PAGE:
To alleviate the gaps in coverage, Think Air is proposing an air quality sensor network that can provide live local data to the general public. “Only then,” says Polson, “can the public – who themselves are major polluters – change their behaviour to reduce the levels of air pollution around them and reduce their exposure. The real solution to reducing air pollution is behavioural change.”

A key component of the project are the small, low-cost sensors needed to capture the air quality data. These sensors measure particulates (such as dust, pollen, soot, smoke and liquid droplets), as well as nitrogen oxides, temperature and humidity.

“Mainstream particulate sensors will undoubtedly be laser based,” explains Polson, “and research is already showing that this type of sensor is reliable and cost-effective. Nitrogen dioxide sensors that rely on a chemical reaction to detect the gas are currently the accepted ‘norm’ but new technologies, such as printed graphene-based sensors, are showing promise. Therefore, we have evaluated laser-based particulate sensors and chemical nitrogen dioxide sensors as our technologies as a first step in current installations, while currently evaluating promising graphene sensors as a next phase.”

Looking to the future of IoT

An important aspect of these laser and chemical sensors are their reliability and low power consumption, which means they can run for long periods of time, either on batteries or using solar power. They can also be produced in large quantities, which makes them low-cost and easier to source. These sensors will ultimately be deployed in an Internet of Things (IoT) network, providing continuous air quality monitoring.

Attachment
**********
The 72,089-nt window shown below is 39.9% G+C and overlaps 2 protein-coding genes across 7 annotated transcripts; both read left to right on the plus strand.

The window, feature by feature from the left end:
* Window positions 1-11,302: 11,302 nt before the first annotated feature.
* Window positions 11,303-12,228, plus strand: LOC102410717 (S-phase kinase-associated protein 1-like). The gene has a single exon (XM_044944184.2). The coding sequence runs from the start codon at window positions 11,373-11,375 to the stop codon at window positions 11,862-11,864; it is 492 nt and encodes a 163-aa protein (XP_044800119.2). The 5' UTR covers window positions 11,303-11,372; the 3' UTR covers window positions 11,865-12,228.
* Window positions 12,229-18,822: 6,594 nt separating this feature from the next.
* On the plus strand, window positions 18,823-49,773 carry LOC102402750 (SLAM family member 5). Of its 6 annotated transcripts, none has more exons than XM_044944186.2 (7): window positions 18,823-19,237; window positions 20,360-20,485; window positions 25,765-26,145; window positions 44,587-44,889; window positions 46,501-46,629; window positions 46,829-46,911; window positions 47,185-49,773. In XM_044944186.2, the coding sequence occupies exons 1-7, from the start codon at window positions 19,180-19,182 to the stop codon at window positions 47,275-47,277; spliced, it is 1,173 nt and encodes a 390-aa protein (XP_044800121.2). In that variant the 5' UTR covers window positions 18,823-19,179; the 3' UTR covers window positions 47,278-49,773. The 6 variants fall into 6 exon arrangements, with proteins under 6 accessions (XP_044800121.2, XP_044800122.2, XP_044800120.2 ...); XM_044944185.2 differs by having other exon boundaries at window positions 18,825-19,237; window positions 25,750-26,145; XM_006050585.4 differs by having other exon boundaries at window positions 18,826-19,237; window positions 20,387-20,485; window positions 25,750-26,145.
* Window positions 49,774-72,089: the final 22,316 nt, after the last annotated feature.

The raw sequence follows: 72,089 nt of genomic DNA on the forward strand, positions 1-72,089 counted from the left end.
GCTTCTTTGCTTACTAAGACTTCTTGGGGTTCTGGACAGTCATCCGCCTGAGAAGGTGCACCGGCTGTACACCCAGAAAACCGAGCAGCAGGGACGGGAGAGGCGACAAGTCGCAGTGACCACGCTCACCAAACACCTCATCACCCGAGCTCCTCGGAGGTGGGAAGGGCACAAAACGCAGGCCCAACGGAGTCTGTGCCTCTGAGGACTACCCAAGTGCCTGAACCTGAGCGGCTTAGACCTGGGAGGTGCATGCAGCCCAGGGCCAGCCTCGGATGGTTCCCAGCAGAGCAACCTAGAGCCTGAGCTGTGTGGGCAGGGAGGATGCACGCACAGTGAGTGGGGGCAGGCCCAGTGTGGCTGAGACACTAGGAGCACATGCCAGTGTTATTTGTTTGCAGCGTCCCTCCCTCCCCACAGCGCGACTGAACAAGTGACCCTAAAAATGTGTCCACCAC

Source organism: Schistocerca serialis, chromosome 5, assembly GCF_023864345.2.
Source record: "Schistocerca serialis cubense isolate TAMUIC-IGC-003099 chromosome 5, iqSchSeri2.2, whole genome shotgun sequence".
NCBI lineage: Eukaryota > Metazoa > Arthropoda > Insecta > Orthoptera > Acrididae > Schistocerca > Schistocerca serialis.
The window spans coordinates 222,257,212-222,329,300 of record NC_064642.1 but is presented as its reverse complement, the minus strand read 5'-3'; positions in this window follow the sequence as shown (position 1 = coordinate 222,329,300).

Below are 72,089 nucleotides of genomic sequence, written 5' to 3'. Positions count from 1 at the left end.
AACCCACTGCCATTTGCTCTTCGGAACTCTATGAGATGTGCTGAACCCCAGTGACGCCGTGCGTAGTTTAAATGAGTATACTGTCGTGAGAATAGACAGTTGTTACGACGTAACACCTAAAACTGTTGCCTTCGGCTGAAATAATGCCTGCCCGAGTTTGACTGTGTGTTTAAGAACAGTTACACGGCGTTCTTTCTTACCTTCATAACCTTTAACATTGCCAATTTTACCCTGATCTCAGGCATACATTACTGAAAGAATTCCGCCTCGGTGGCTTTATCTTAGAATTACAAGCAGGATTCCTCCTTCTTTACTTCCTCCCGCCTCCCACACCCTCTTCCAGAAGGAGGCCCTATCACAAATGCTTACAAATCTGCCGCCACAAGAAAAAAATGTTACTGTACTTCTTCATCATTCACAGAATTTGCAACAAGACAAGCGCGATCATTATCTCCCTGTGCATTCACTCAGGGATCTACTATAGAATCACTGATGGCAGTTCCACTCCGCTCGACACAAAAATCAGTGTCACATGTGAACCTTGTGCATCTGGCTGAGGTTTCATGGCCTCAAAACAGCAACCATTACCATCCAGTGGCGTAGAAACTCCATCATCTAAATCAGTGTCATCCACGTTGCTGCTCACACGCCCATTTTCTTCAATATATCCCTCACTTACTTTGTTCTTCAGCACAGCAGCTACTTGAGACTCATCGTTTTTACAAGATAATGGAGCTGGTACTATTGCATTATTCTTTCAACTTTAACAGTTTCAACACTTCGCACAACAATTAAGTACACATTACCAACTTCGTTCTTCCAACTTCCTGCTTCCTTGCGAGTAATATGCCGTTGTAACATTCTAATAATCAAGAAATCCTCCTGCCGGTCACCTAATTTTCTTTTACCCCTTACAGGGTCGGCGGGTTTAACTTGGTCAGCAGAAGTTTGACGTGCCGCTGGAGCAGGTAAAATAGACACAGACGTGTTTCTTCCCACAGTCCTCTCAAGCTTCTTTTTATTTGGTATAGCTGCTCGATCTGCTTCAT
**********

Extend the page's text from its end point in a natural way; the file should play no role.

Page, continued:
“IoT allows potentially any sensor to be used by many companies and industries depending on their needs,” states Polson. “The continuous data generated by sensors can be bespoke for a single purpose or their data pooled to become part of a larger and more complicated equation. This sounds wonderfully messy, so in simpler terms we can learn, in near-real time, information about things happening around us to make swift and correct decisions.”

Crucially, it’s just the tip of the IoT iceberg. “The same sensor network we’ve created could be reading a river level,” says Polson, “the light coming in a window or the weight of waste in a park bin, pushing all this information into a single platform and database for use with other systems, problems or solutions. That’s where we believe the future of IoT is heading, not one company making sensors that do one thing on one network, but an ecosystem where all sensor data can be collated to add as much relevant understanding to questions we have, producing better answers.”

Ultimately, Think Air aims to provide network coverage for the entirety of Wales, which Polson believes could be achieved within five years. “This might sound bold,” he admits, “and the obvious bottleneck is the level of engagement we can achieve with regional and local authorities. But we are confident that by understanding how the way we live our lives impacts upon the air we breathe, increased awareness will drive change at every level.”

Discover more about the Think Air initiative in Wales here.